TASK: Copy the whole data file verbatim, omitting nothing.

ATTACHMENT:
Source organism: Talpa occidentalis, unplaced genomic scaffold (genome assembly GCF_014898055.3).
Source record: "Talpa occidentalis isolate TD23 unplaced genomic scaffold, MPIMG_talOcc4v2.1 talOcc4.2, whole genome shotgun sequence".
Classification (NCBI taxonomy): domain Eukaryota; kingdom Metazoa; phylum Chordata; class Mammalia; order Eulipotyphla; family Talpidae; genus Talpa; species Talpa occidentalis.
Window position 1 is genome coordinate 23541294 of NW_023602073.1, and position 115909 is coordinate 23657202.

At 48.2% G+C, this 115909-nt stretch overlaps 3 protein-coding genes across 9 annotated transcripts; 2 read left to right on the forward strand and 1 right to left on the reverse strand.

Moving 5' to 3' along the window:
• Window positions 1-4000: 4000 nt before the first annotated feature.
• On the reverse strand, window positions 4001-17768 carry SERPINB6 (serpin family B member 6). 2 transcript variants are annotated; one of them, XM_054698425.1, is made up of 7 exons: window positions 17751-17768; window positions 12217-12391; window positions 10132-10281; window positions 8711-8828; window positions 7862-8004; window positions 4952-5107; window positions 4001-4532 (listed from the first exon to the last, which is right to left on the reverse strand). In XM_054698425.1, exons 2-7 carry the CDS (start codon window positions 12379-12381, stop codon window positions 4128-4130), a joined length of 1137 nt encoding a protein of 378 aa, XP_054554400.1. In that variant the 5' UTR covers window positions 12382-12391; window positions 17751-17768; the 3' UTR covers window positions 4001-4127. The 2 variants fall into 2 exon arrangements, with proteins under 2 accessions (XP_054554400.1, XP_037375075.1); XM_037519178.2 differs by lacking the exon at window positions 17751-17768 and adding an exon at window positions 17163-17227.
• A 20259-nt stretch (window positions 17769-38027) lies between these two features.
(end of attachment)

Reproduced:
Source organism: Talpa occidentalis, unplaced genomic scaffold (genome assembly GCF_014898055.3).
Source record: "Talpa occidentalis isolate TD23 unplaced genomic scaffold, MPIMG_talOcc4v2.1 talOcc4.2, whole genome shotgun sequence".
Classification (NCBI taxonomy): domain Eukaryota; kingdom Metazoa; phylum Chordata; class Mammalia; order Eulipotyphla; family Talpidae; genus Talpa; species Talpa occidentalis.
Window position 1 is genome coordinate 23541294 of NW_023602073.1, and position 115909 is coordinate 23657202.

At 48.2% G+C, this 115909-nt stretch overlaps 3 protein-coding genes across 9 annotated transcripts; 2 read left to right on the forward strand and 1 right to left on the reverse strand.

Moving 5' to 3' along the window:
• Window positions 1-4000: 4000 nt before the first annotated feature.
• On the reverse strand, window positions 4001-17768 carry SERPINB6 (serpin family B member 6). 2 transcript variants are annotated; one of them, XM_054698425.1, is made up of 7 exons: window positions 17751-17768; window positions 12217-12391; window positions 10132-10281; window positions 8711-8828; window positions 7862-8004; window positions 4952-5107; window positions 4001-4532 (listed from the first exon to the last, which is right to left on the reverse strand). In XM_054698425.1, exons 2-7 carry the CDS (start codon window positions 12379-12381, stop codon window positions 4128-4130), a joined length of 1137 nt encoding a protein of 378 aa, XP_054554400.1. In that variant the 5' UTR covers window positions 12382-12391; window positions 17751-17768; the 3' UTR covers window positions 4001-4127. The 2 variants fall into 2 exon arrangements, with proteins under 2 accessions (XP_054554400.1, XP_037375075.1); XM_037519178.2 differs by lacking the exon at window positions 17751-17768 and adding an exon at window positions 17163-17227.
• A 20259-nt stretch (window positions 17769-38027) lies between these two features.